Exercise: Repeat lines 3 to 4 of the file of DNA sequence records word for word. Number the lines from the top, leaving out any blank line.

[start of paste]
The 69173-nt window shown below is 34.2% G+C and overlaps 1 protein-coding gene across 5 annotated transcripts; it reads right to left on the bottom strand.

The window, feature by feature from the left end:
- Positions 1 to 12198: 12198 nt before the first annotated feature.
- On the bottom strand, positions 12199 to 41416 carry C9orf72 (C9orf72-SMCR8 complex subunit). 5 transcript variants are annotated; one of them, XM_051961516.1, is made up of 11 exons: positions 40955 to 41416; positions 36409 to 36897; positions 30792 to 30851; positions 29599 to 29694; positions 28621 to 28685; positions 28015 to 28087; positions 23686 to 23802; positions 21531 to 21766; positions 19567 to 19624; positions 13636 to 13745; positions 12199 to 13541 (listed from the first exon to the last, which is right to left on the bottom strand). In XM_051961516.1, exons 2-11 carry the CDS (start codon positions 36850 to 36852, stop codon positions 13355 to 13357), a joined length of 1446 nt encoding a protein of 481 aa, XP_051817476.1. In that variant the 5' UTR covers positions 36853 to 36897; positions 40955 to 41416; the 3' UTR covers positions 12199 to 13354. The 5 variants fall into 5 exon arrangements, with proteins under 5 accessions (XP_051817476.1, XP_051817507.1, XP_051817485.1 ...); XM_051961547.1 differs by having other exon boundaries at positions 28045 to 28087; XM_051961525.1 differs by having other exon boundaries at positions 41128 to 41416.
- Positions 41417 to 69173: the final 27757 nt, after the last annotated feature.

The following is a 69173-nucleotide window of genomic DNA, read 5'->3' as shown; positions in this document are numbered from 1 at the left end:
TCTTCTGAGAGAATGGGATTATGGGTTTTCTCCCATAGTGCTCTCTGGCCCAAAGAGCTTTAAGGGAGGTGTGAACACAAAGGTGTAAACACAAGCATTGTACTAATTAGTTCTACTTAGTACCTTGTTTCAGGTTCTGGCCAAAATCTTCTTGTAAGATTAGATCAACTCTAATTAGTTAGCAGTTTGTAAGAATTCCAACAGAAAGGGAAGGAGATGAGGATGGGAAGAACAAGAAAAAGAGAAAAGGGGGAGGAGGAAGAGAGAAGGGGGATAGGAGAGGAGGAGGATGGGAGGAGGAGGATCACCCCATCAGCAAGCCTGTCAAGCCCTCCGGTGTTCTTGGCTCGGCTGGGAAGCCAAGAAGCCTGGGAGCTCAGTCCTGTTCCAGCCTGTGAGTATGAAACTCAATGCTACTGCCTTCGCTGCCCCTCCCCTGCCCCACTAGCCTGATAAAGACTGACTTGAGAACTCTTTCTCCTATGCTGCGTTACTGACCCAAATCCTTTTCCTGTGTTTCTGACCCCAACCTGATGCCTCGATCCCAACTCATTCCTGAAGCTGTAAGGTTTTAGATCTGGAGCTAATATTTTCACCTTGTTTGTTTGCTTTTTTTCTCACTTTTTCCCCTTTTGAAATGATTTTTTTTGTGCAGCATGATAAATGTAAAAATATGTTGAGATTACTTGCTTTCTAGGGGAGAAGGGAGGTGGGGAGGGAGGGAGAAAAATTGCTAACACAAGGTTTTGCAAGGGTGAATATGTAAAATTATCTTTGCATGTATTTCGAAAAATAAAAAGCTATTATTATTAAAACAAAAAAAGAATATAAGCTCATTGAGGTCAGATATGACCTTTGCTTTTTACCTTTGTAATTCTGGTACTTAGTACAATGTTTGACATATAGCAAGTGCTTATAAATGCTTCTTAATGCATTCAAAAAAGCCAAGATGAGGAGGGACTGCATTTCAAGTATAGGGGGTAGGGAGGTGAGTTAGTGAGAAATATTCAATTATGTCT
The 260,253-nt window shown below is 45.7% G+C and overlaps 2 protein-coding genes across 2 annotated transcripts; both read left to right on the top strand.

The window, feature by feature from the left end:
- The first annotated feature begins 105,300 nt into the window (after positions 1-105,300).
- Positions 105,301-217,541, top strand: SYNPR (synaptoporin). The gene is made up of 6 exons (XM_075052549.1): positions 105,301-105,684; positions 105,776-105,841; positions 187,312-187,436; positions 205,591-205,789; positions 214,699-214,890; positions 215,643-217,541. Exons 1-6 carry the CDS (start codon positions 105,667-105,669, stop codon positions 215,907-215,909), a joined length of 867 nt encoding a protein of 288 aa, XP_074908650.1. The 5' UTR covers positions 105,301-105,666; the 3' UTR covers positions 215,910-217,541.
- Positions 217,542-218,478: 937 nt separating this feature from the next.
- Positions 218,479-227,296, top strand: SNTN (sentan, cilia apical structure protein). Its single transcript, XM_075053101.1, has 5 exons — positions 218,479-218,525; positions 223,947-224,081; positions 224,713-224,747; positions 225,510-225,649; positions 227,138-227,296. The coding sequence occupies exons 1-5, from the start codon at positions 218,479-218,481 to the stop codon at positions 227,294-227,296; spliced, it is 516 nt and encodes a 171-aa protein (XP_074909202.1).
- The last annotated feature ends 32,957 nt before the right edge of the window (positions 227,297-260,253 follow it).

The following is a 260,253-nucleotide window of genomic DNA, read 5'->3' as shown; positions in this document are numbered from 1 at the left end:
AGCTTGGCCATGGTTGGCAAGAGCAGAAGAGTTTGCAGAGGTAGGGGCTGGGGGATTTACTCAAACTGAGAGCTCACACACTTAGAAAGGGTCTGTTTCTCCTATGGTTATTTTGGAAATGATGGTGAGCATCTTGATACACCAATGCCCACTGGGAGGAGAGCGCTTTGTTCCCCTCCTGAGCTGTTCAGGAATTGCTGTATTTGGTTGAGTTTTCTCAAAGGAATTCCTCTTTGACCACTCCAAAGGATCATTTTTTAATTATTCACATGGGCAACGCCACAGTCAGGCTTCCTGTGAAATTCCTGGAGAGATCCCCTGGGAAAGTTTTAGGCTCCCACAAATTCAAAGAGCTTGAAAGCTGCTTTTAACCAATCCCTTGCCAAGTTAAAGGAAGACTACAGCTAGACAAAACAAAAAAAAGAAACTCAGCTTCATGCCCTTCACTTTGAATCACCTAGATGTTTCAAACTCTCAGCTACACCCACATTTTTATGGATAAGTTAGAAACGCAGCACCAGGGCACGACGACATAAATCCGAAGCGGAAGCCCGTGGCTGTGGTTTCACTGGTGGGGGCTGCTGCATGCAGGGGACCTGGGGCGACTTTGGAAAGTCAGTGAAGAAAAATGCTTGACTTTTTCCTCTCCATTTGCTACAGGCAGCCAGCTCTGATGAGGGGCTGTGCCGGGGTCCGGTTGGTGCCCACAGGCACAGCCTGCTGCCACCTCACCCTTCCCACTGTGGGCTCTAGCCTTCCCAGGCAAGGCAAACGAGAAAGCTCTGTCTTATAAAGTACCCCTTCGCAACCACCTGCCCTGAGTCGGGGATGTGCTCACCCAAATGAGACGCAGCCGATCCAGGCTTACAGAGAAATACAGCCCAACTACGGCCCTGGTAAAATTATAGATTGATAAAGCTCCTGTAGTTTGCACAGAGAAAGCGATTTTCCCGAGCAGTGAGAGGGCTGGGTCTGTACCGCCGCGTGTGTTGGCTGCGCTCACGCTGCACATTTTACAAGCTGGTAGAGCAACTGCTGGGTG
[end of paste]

- Positions 1 to 12198: 12198 nt before the first annotated feature.
- On the bottom strand, positions 12199 to 41416 carry C9orf72 (C9orf72-SMCR8 complex subunit). 5 transcript variants are annotated; one of them, XM_051961516.1, is made up of 11 exons: positions 40955 to 41416; positions 36409 to 36897; positions 30792 to 30851; positions 29599 to 29694; positions 28621 to 28685; positions 28015 to 28087; positions 23686 to 23802; positions 21531 to 21766; positions 19567 to 19624; positions 13636 to 13745; positions 12199 to 13541 (listed from the first exon to the last, which is right to left on the bottom strand). In XM_051961516.1, exons 2-11 carry the CDS (start codon positions 36850 to 36852, stop codon positions 13355 to 13357), a joined length of 1446 nt encoding a protein of 481 aa, XP_051817476.1. In that variant the 5' UTR covers positions 36853 to 36897; positions 40955 to 41416; the 3' UTR covers positions 12199 to 13354. The 5 variants fall into 5 exon arrangements, with proteins under 5 accessions (XP_051817476.1, XP_051817507.1, XP_051817485.1 ...); XM_051961547.1 differs by having other exon boundaries at positions 28045 to 28087; XM_051961525.1 differs by having other exon boundaries at positions 41128 to 41416.